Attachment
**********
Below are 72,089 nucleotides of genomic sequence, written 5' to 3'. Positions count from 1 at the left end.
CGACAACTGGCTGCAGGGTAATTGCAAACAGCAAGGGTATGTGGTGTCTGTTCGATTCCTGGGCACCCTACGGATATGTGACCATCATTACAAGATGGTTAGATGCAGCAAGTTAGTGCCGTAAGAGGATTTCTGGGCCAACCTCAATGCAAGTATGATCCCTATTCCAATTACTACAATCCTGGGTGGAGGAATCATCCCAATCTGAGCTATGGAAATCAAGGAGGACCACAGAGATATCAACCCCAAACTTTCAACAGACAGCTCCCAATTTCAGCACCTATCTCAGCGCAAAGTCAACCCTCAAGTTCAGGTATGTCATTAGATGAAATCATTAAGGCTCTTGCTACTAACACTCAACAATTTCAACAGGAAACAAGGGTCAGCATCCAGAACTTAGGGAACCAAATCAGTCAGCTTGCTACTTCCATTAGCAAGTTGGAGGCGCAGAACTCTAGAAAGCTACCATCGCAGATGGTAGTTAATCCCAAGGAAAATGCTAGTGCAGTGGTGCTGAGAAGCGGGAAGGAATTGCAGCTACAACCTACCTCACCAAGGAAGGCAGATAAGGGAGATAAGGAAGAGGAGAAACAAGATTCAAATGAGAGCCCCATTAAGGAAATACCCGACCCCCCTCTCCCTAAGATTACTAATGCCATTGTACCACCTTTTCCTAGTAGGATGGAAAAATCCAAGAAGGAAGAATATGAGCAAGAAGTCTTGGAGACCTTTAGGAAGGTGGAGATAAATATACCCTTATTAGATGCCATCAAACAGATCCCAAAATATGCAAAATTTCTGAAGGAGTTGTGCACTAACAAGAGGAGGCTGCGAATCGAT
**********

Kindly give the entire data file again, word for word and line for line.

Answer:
Below are 72,089 nucleotides of genomic sequence, written 5' to 3'. Positions count from 1 at the left end.
CGACAACTGGCTGCAGGGTAATTGCAAACAGCAAGGGTATGTGGTGTCTGTTCGATTCCTGGGCACCCTACGGATATGTGACCATCATTACAAGATGGTTAGATGCAGCAAGTTAGTGCCGTAAGAGGATTTCTGGGCCAACCTCAATGCAAGTATGATCCCTATTCCAATTACTACAATCCTGGGTGGAGGAATCATCCCAATCTGAGCTATGGAAATCAAGGAGGACCACAGAGATATCAACCCCAAACTTTCAACAGACAGCTCCCAATTTCAGCACCTATCTCAGCGCAAAGTCAACCCTCAAGTTCAGGTATGTCATTAGATGAAATCATTAAGGCTCTTGCTACTAACACTCAACAATTTCAACAGGAAACAAGGGTCAGCATCCAGAACTTAGGGAACCAAATCAGTCAGCTTGCTACTTCCATTAGCAAGTTGGAGGCGCAGAACTCTAGAAAGCTACCATCGCAGATGGTAGTTAATCCCAAGGAAAATGCTAGTGCAGTGGTGCTGAGAAGCGGGAAGGAATTGCAGCTACAACCTACCTCACCAAGGAAGGCAGATAAGGGAGATAAGGAAGAGGAGAAACAAGATTCAAATGAGAGCCCCATTAAGGAAATACCCGACCCCCCTCTCCCTAAGATTACTAATGCCATTGTACCACCTTTTCCTAGTAGGATGGAAAAATCCAAGAAGGAAGAATATGAGCAAGAAGTCTTGGAGACCTTTAGGAAGGTGGAGATAAATATACCCTTATTAGATGCCATCAAACAGATCCCAAAATATGCAAAATTTCTGAAGGAGTTGTGCACTAACAAGAGGAGGCTGCGAATCGAT